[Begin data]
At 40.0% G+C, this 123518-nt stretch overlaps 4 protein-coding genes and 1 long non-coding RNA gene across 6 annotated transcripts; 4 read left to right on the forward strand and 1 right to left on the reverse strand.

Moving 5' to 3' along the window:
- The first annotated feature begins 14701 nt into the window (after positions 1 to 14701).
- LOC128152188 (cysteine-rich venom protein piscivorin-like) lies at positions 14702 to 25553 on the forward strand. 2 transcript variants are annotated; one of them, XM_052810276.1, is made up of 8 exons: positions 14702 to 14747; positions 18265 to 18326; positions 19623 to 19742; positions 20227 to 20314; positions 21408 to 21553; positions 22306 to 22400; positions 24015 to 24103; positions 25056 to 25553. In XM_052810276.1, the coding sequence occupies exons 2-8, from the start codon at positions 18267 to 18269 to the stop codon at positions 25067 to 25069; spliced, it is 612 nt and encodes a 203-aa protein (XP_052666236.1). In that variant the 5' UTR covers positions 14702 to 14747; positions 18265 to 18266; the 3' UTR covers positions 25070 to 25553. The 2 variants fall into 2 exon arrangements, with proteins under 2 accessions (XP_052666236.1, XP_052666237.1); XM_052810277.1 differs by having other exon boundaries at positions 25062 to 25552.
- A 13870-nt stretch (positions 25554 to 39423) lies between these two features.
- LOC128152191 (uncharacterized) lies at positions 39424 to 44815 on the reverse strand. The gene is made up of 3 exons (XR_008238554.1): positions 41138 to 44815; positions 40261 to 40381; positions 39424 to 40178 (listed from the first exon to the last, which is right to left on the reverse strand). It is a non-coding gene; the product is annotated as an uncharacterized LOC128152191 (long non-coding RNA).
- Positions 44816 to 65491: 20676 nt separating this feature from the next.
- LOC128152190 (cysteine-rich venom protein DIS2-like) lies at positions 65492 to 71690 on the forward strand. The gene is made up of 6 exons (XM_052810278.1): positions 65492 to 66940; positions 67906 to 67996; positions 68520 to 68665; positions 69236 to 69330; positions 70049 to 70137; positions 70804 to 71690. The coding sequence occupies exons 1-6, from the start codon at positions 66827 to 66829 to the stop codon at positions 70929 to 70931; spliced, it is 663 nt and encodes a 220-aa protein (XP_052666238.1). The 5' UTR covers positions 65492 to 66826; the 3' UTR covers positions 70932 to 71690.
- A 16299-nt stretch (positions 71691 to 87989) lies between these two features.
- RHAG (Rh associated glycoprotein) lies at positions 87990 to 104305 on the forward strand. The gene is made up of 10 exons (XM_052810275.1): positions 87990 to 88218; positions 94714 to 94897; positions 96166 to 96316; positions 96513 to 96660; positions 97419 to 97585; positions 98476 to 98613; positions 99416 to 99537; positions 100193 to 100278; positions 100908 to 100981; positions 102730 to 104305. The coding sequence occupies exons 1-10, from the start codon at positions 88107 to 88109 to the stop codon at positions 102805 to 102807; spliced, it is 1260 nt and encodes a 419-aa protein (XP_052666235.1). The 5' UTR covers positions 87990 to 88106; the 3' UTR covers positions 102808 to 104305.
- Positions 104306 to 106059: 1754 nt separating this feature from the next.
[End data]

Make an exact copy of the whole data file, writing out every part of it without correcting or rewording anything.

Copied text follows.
At 40.0% G+C, this 123518-nt stretch overlaps 4 protein-coding genes and 1 long non-coding RNA gene across 6 annotated transcripts; 4 read left to right on the forward strand and 1 right to left on the reverse strand.

Moving 5' to 3' along the window:
- The first annotated feature begins 14701 nt into the window (after positions 1 to 14701).
- LOC128152188 (cysteine-rich venom protein piscivorin-like) lies at positions 14702 to 25553 on the forward strand. 2 transcript variants are annotated; one of them, XM_052810276.1, is made up of 8 exons: positions 14702 to 14747; positions 18265 to 18326; positions 19623 to 19742; positions 20227 to 20314; positions 21408 to 21553; positions 22306 to 22400; positions 24015 to 24103; positions 25056 to 25553. In XM_052810276.1, the coding sequence occupies exons 2-8, from the start codon at positions 18267 to 18269 to the stop codon at positions 25067 to 25069; spliced, it is 612 nt and encodes a 203-aa protein (XP_052666236.1). In that variant the 5' UTR covers positions 14702 to 14747; positions 18265 to 18266; the 3' UTR covers positions 25070 to 25553. The 2 variants fall into 2 exon arrangements, with proteins under 2 accessions (XP_052666236.1, XP_052666237.1); XM_052810277.1 differs by having other exon boundaries at positions 25062 to 25552.
- A 13870-nt stretch (positions 25554 to 39423) lies between these two features.
- LOC128152191 (uncharacterized) lies at positions 39424 to 44815 on the reverse strand. The gene is made up of 3 exons (XR_008238554.1): positions 41138 to 44815; positions 40261 to 40381; positions 39424 to 40178 (listed from the first exon to the last, which is right to left on the reverse strand). It is a non-coding gene; the product is annotated as an uncharacterized LOC128152191 (long non-coding RNA).
- Positions 44816 to 65491: 20676 nt separating this feature from the next.
- LOC128152190 (cysteine-rich venom protein DIS2-like) lies at positions 65492 to 71690 on the forward strand. The gene is made up of 6 exons (XM_052810278.1): positions 65492 to 66940; positions 67906 to 67996; positions 68520 to 68665; positions 69236 to 69330; positions 70049 to 70137; positions 70804 to 71690. The coding sequence occupies exons 1-6, from the start codon at positions 66827 to 66829 to the stop codon at positions 70929 to 70931; spliced, it is 663 nt and encodes a 220-aa protein (XP_052666238.1). The 5' UTR covers positions 65492 to 66826; the 3' UTR covers positions 70932 to 71690.
- A 16299-nt stretch (positions 71691 to 87989) lies between these two features.
- RHAG (Rh associated glycoprotein) lies at positions 87990 to 104305 on the forward strand. The gene is made up of 10 exons (XM_052810275.1): positions 87990 to 88218; positions 94714 to 94897; positions 96166 to 96316; positions 96513 to 96660; positions 97419 to 97585; positions 98476 to 98613; positions 99416 to 99537; positions 100193 to 100278; positions 100908 to 100981; positions 102730 to 104305. The coding sequence occupies exons 1-10, from the start codon at positions 88107 to 88109 to the stop codon at positions 102805 to 102807; spliced, it is 1260 nt and encodes a 419-aa protein (XP_052666235.1). The 5' UTR covers positions 87990 to 88106; the 3' UTR covers positions 102808 to 104305.
- Positions 104306 to 106059: 1754 nt separating this feature from the next.